Three groups of cadaver specimens were studied. In group 1 (20 shoulders) glenohumeral ligaments were detached from the humerus until a permanent dislocation of the humeral head occurred in abduction plus external rotation. On the dislocated joint the ligament was reconstructed using a fascia lata lengthening plasty. After the plasty had been completed, the shoulder was reduced and instability checked in the same position. Then the capsule (including the plasty) was harvested and measured. In group 2 (20 shoulders), after the plasty had been completed in the same conditions as above, the capsule was progressively reduced by 2 mm steps until the instability disappeared. Then the capsule (including the plasty) was harvested and measured. In group 3 (12 shoulders), measurements of the head and of the capsule were done. To dislocate the shoulder the section of the three glenohumeral ligaments was required. Lengthening of the capsule in group I was 240-250%. In all cases shortening of the capsule led to the stabilization of the shoulder. After stabilization of the shoulder was reached a residual lengthening of 175-185% was recorded. In 3 out of 4 shoulders the amount of capsule shortening required to return to a stable shoulder was between 16) and 18 mm. This experiment did not reproduce the Bankart lesion; therefore it only concerns atraumatic instability. The main limitation of this model is the low lever force that may be used to dislocate the shoulder; consequently the elasticity of the glenohumeral ligament was not taken in account. The experimental values were likely overestimated. Nevertheless the present results provide useful information for building an experimental model of atraumatic instability of the shoulder.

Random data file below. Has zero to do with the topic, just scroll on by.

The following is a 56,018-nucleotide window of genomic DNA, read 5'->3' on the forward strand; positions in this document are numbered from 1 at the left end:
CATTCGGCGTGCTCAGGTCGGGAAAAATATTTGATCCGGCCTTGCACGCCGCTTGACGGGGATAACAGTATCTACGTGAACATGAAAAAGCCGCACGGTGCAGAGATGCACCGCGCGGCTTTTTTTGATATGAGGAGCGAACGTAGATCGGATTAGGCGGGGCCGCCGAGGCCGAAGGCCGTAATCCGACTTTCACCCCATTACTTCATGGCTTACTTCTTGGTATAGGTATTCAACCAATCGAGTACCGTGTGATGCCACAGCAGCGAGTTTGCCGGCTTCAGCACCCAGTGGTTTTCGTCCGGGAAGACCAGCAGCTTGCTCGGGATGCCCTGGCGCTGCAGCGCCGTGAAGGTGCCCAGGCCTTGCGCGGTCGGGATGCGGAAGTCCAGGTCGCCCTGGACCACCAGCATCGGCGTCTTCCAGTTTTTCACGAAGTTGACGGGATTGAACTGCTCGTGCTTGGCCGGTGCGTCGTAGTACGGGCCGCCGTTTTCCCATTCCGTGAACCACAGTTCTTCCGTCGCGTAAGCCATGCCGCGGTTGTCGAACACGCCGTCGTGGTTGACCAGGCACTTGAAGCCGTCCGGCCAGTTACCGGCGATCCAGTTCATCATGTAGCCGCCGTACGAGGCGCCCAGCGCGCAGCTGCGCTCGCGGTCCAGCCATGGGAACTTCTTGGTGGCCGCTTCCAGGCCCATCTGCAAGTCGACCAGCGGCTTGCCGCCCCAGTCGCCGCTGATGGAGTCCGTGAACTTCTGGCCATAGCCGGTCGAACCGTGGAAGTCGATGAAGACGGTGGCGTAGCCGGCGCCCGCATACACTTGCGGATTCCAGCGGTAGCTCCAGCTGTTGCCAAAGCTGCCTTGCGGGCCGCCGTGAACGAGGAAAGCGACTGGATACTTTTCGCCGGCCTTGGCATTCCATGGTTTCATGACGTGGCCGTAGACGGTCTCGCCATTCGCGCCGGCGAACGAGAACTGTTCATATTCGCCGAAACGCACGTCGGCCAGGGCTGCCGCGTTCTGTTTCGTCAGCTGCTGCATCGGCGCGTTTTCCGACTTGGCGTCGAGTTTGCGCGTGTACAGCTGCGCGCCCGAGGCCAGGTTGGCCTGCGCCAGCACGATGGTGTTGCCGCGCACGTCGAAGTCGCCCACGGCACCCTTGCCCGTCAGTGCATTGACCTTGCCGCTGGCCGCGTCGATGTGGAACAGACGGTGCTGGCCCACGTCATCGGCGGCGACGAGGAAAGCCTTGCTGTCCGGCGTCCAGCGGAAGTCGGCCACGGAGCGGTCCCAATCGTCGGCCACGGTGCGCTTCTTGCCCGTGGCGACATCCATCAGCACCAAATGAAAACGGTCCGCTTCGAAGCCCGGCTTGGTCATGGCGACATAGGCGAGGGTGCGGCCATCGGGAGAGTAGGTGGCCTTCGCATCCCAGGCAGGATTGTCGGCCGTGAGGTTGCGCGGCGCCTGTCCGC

|Number of pages||6|
|Journal||Surgical and Radiologic Anatomy|
|Publication status||Published - 2004|
Bibliographical notePublished in Surgical and Radiological Anatomy; 2004; 26: 349-354
- atraumatic shoulder instability
- glenohumeral ligaments